It is indicated in the above discussion that various relays are used to open and close switches in both the AC and DC portions of the circuit. Unitary relay-switch combinations are commercially available and may be advantageously used in the invention.
The method of pacing a lead-acid battery which is accomplished by the above described apparatus includes the steps of:
(a) halting the charging of the battery, by turning off the charger or disconnecting the charger from the battery, if one is connected;
(b) applying a current drawing pacing load to the battery, wherein the load approximates the normal useful load, for a period of 10-40 seconds. The pacing load preferably draws a current P in amperes which is related to the maximum cold cranking capacity C, amperes of the battery by: P/C=at least about 0.10, and preferably about 0.15 or more;
(c) halting the current drawing pacing load to the battery at the end of the pacing period; and
(d) recharging the battery to a fully charged condition.
In accordance with the invention, the condition of the battery undergoing pacing is determined by measuring the voltage during the pacing period. A preset value PV of failure voltage is selected which is characteristic of a battery which is close to failing but which has sufficient capacity for one or more additional uses. For example, the preset value PV of failure voltage for an automotive 12 volt battery may be set at 10.0 volts. Similarly, the preset value PV for a 24 volt diesel engine application is typically about 19-20 volts.
As shown in FIG. 4, line A represents the voltage across a fully charged new battery to which a pacing load is applied for a pacing period T1. The line is extended beyond the pacing period to show the change in voltage if discharge were to be continued beyond the pacing period. The voltage slowly decreases as a function of time but does not fall below the preset value PV indicative of a battery requiring servicing or replacement until the discharging has continued for a time period significantly longer than pacing period T1. Under continued discharge, the voltage across the battery terminals will eventually drop to zero as the battery becomes totally discharged. The short pacing period results in only a limited degree of battery discharge, however, unless the battery capacity is in a greatly deteriorated condition. Lines B, C, and D represent the voltage under discharge conditions across batteries of increased degrees of deterioration. In line D, the battery voltage during pacing falls below preset value PV at time T2, indicating that the battery requires replacement or servicing. The battery of line D typically has sufficient capacity for several uses, e.g. diesel engine startups, before it becomes totally useless for the application. The preferred preset value PV of failure voltage is determined from the known battery discharge curves to provide the desired safety factor. In FIG. 4, the initial voltage (at zero time) is indicated to decrease as the battery approaches failure. For example, line D starts at a lower voltage than line A. This is not necessarily true in real life, however, where the initial battery voltage is affected by other factors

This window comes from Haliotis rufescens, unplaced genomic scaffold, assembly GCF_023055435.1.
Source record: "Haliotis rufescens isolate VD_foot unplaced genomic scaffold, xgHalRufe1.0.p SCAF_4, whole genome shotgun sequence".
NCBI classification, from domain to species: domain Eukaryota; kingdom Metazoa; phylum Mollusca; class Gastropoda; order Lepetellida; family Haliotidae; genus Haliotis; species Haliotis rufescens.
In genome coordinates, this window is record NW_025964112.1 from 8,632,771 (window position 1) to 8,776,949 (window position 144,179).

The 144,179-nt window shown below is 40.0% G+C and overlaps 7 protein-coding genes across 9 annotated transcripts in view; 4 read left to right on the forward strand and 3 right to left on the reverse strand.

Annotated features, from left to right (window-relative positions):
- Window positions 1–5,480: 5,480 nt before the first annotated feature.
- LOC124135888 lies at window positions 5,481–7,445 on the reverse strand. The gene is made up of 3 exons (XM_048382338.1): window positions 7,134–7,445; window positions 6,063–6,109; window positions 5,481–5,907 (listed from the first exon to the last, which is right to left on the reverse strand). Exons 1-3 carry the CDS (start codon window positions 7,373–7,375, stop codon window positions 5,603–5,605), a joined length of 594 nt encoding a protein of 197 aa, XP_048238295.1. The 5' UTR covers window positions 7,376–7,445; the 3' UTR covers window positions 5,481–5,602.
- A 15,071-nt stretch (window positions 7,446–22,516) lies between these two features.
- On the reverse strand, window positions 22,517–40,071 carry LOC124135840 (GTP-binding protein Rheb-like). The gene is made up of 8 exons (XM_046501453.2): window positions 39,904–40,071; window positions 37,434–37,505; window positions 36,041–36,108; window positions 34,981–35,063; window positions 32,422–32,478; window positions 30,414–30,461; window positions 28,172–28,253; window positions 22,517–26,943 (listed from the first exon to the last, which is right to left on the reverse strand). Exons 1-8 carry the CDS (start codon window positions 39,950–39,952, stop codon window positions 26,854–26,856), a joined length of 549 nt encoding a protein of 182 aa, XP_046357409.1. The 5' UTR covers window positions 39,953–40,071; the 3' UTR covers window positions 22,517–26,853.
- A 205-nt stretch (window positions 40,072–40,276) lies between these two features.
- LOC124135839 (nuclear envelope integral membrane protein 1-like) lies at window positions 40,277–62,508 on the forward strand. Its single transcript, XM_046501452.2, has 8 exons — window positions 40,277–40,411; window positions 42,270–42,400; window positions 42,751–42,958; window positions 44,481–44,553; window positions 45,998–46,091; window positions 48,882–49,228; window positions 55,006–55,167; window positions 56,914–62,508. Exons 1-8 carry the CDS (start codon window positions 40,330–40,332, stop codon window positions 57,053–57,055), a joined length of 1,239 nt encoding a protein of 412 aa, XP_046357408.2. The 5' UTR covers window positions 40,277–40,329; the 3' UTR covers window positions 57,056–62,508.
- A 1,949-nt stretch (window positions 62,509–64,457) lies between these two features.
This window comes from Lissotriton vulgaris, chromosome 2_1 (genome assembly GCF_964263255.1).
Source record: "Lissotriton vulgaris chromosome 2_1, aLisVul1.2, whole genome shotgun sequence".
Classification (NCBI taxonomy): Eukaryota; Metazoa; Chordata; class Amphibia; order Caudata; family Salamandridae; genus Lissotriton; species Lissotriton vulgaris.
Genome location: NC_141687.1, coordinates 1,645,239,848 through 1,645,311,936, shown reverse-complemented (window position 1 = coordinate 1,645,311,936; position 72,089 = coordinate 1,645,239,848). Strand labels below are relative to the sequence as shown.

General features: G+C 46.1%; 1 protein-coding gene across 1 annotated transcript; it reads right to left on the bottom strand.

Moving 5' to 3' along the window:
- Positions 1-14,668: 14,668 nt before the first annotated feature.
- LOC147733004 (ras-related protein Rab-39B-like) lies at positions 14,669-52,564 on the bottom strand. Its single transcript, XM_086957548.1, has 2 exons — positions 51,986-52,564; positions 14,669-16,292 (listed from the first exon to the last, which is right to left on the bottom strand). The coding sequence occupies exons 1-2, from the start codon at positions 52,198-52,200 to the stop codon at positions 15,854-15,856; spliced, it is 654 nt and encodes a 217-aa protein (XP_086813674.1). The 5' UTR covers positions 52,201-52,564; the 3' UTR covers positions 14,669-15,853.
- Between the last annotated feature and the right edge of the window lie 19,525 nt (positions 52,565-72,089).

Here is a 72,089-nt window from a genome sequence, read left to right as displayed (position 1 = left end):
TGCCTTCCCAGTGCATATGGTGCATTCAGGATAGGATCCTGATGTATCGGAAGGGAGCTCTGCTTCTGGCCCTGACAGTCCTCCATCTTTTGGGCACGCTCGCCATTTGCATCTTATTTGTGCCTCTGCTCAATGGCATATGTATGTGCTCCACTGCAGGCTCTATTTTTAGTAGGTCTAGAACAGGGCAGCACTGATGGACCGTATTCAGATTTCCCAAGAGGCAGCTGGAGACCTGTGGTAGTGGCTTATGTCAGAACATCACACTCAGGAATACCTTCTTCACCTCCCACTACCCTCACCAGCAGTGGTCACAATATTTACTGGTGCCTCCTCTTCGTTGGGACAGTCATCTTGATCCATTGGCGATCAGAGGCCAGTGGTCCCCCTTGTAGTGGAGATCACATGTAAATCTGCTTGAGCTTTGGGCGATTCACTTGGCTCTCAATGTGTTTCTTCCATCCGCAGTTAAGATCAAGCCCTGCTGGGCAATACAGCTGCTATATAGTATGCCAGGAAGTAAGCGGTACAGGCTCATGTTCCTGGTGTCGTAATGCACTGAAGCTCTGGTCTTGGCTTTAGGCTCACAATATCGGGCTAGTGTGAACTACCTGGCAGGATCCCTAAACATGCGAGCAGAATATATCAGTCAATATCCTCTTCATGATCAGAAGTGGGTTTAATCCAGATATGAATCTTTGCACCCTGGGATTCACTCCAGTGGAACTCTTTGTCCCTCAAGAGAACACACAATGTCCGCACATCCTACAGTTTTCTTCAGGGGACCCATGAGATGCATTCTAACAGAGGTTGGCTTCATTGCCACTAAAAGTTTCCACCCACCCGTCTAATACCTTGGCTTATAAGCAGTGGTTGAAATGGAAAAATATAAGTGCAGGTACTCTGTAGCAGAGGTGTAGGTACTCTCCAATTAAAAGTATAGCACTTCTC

In one form, the battery charger 36 is always disconnected from the battery 22 during the pacing discharge operation. In another form, the AC line voltage is disconnected from the charger 36 during pacing.
Because of the relative infrequency of the pacing operations, the pacer may advantageously be used to pace a plurality of batteries at spaced intervals. A timer may be used to sequence the multiple battery pacing through a series of relays and switches.
Where a battery is used in an application having a relatively low current rate, the most effective pacing discharge may be considerably higher than the current draw during actual use. In such cases, the pacing discharge may be carded out at the higher current rate, and the measurement discharge carried out at a lower current rate approximating the useful load. In this situation, two different resistance loads are used sequentially based on the timeclock 34.
Use of the pacer apparatus results in several major benefits. First, the useful life of the battery is significantly extended, reducing battery replacement expense. Secondly, the extended life results in far fewer inconvenient and/or expensive episodes which occur as a result of battery failure. When combined with the battery evaluation procedure, use of the pacing method and apparatus enables determination of an imminent battery failure before it occurs, so that proper steps can be taken to service or replace the battery. The pacing operations may be conducted remotely so that personnel are not normally required at the operation site.